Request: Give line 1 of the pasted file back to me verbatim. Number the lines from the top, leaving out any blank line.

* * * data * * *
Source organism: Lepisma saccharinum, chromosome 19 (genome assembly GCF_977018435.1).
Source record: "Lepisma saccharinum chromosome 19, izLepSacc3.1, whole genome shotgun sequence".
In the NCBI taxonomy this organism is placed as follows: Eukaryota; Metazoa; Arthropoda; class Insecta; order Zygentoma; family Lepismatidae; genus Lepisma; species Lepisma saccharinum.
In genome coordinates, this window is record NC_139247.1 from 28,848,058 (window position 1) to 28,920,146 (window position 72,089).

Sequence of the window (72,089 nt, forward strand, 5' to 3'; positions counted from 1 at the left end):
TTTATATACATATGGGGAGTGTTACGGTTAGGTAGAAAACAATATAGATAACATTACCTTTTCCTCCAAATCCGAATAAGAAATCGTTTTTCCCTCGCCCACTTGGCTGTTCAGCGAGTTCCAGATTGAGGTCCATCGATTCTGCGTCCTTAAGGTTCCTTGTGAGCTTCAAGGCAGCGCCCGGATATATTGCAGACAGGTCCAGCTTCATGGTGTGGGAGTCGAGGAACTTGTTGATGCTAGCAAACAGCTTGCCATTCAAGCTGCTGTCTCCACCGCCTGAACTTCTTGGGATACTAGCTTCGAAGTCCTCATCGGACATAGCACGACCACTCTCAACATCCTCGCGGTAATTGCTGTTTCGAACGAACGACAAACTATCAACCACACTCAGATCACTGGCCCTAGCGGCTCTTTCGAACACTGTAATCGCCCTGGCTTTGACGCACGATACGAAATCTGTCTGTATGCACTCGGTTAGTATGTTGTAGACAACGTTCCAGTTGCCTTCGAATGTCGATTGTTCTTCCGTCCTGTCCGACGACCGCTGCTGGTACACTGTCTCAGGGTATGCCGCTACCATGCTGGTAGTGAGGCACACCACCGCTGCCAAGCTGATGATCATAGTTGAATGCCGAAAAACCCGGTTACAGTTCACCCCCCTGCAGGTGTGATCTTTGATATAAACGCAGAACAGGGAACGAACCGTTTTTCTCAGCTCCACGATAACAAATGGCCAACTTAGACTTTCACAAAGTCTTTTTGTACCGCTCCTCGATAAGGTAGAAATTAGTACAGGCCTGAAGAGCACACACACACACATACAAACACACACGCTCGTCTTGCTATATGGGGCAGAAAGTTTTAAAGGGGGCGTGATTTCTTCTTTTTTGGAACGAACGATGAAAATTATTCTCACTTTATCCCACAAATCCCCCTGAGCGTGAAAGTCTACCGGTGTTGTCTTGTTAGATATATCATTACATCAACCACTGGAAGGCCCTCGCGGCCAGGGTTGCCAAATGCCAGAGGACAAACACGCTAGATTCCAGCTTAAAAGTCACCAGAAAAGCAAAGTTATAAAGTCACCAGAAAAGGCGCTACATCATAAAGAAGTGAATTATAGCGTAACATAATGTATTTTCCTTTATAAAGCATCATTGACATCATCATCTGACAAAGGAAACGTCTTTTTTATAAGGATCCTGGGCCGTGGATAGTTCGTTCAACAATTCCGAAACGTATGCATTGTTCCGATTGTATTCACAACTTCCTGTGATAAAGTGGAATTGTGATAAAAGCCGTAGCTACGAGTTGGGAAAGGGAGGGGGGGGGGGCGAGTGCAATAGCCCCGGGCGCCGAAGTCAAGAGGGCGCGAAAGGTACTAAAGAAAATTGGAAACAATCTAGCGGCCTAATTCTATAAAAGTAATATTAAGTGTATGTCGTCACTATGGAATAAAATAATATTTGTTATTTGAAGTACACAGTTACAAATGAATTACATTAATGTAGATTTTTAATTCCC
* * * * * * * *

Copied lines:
Source organism: Lepisma saccharinum, chromosome 19 (genome assembly GCF_977018435.1).